Your performance in taking a test can be affected by how familiar you are with the type of questions you face and the test conditions in general.

Familiarity with question format can improve your confidence, provide the opportunity to develop a test strategy and greatly improve your time management during a test.

What Type of Questions Are Included in an IQ Test?

One of the main differences between the range of IQ tests that are available today is the type of content they include, i.e. the type of questions.

However, IQ tests will generally contain some, if not all, of the following question types:

Verbal

Verbal reasoning is the ability to understand a concept and problem solve through the use of words. How well can you interpret written data and proceed to a conclusion?

Example Verbal Question

Example Question

Three members of staff arrive at the office on Monday morning. Anne arrives at 8:30 a.m. and gets a coffee from the office kitchen before going to her desk around five minutes later. Robert arrives at 8:47 a.m. but makes a personal call from his mobile phone before arriving at his desk.

He is on the phone for 23 minutes. Ellen arrives at 8:52 a.m. and is intercepted on the way to her desk by her manager. She reaches her desk at 9:15 a.m.

How many members of staff are at their desk before 9:00 a.m.?

a) 1
b) 2
c) 3

Numerical

Numerical reasoning questions generally ask you to carry out straightforward calculations with the use of tables of data and/or visual representations such as graphs.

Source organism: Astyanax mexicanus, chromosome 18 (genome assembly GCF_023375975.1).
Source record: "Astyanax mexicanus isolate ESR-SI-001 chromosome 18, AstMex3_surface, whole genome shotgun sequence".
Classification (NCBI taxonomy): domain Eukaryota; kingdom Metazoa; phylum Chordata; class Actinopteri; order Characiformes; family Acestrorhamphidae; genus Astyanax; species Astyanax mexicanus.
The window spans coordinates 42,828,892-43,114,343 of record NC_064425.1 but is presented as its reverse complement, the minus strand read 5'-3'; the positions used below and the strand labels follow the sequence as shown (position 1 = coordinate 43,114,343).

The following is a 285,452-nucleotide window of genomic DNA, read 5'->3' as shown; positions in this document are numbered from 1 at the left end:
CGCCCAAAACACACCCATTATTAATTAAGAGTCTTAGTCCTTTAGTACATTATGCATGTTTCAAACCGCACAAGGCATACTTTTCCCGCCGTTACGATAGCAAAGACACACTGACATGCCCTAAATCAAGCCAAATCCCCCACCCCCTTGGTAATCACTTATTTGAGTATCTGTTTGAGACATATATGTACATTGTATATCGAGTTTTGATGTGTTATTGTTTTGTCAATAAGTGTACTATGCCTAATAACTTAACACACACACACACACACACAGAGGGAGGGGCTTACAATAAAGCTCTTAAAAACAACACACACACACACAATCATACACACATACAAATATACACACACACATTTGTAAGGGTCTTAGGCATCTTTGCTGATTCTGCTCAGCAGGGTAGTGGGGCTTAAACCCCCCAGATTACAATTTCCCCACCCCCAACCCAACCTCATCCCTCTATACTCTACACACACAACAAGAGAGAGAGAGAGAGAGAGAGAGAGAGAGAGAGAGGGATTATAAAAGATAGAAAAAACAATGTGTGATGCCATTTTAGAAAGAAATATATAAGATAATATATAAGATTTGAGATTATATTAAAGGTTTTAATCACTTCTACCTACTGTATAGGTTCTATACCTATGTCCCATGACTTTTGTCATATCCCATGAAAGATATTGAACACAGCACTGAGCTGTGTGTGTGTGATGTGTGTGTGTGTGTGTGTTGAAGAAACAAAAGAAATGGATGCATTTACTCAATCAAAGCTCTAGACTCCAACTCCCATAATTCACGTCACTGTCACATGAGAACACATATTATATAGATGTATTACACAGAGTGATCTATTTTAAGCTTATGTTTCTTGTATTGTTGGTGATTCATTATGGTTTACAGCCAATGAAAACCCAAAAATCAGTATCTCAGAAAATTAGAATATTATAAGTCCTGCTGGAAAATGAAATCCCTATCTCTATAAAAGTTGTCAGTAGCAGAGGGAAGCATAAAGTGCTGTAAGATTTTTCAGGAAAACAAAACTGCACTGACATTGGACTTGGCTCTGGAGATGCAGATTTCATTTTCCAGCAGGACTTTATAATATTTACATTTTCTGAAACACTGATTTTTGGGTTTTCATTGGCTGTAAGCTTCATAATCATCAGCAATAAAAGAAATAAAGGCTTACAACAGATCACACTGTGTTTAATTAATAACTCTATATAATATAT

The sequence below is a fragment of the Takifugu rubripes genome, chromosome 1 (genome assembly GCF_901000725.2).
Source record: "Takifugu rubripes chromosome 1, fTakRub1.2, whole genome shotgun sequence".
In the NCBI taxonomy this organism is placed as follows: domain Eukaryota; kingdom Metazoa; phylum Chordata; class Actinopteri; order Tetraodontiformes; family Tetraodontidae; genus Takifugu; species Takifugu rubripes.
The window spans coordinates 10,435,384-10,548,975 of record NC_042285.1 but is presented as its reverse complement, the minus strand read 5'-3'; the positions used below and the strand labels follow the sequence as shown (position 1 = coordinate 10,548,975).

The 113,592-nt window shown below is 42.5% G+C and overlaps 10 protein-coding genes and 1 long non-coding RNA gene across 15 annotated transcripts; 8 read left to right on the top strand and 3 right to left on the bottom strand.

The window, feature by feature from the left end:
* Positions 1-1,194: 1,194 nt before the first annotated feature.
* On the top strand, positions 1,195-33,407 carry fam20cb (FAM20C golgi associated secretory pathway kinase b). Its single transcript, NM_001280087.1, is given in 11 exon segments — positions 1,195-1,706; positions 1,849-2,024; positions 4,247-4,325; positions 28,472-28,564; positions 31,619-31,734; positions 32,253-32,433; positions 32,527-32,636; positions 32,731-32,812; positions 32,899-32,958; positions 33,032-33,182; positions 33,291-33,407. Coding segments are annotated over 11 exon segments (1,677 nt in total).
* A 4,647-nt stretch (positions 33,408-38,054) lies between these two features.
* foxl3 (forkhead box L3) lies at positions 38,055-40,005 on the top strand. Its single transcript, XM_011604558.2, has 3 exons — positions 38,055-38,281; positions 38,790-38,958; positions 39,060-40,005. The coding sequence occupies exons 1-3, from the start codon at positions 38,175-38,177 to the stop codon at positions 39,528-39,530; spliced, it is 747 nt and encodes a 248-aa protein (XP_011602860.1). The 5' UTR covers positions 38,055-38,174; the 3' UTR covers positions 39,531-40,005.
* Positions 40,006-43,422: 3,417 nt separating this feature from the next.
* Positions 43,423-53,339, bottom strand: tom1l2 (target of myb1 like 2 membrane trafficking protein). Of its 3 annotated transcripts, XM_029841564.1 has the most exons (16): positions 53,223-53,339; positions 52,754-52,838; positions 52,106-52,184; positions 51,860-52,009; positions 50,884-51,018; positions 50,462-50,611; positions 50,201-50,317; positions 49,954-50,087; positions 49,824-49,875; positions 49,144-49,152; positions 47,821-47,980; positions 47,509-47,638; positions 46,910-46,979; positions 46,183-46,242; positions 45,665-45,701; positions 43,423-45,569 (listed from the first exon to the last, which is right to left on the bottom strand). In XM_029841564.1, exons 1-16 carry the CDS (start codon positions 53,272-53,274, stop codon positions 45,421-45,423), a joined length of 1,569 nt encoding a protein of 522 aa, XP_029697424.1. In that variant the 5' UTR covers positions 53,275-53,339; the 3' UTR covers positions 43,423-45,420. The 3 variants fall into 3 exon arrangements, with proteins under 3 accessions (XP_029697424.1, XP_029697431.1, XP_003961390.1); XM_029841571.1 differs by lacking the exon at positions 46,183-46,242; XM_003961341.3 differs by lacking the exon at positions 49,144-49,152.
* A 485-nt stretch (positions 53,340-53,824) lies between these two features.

Example Numerical Question

Department Business Expenses Claimed ($) Total ($)
Travel Accommodation Food/Drink
1 578 2,200 339 3,117
2 889 0 458 1,347
3 0 0 1,189 1,189
        ?
Example Question

For one month, three sales teams submit the above expenses claims. What is the total amount of expenses claimed and which team spent the least on food and drink?

a) $5,653 and team 2
b) $5,563 and team 1
c) $5,653 and team 1

IQ Scales: What Is the Best Score You Can Get?
IQ Scales: What Is the Best Score You Can Get?

Logical

Logical reasoning questions ask you to interpret patterns, sequences of numbers or the relationship between shapes to reach a conclusion. This type of question is often diagrammatic.

Example Logical Question

Example Question

In the following diagram, choose the shape that completes the third sequence.

IQ Scales

Spatial

Spatial reasoning asks that you consider an object whose positioning has been altered and/or in relation to the space it fills.

Example Spatial Question

Example Question

Which of figures a to c is a rotated version of the top figure?

IQ Scales

How to Prepare for an IQ Test

Preparing for an IQ test is not about improving your intelligence levels, but rather improving your chances of a good performance that accurately reflects your IQ.

There are plenty of ways you can ensure you are prepared and present the best version of yourself on the day.

Step 1. Find Out Which IQ Test You Will Face

There is a wide range of IQ tests that you may face, each with their own variety of question types and formats.

Testing conditions, such as time limits, may vary too. It is therefore important that you find out which IQ test you will take.

Find out:

  • Which test you will face
  • What type of questions, for instance, verbal reasoning, are included in the test and what questions formats, such as multiple choice are used
  • How many questions are included
  • The test time limit
  • How the test will be scored
  • Any restraints, such as no calculator

Knowing which type of IQ test you will face informs the next step in your preparation – using practice papers.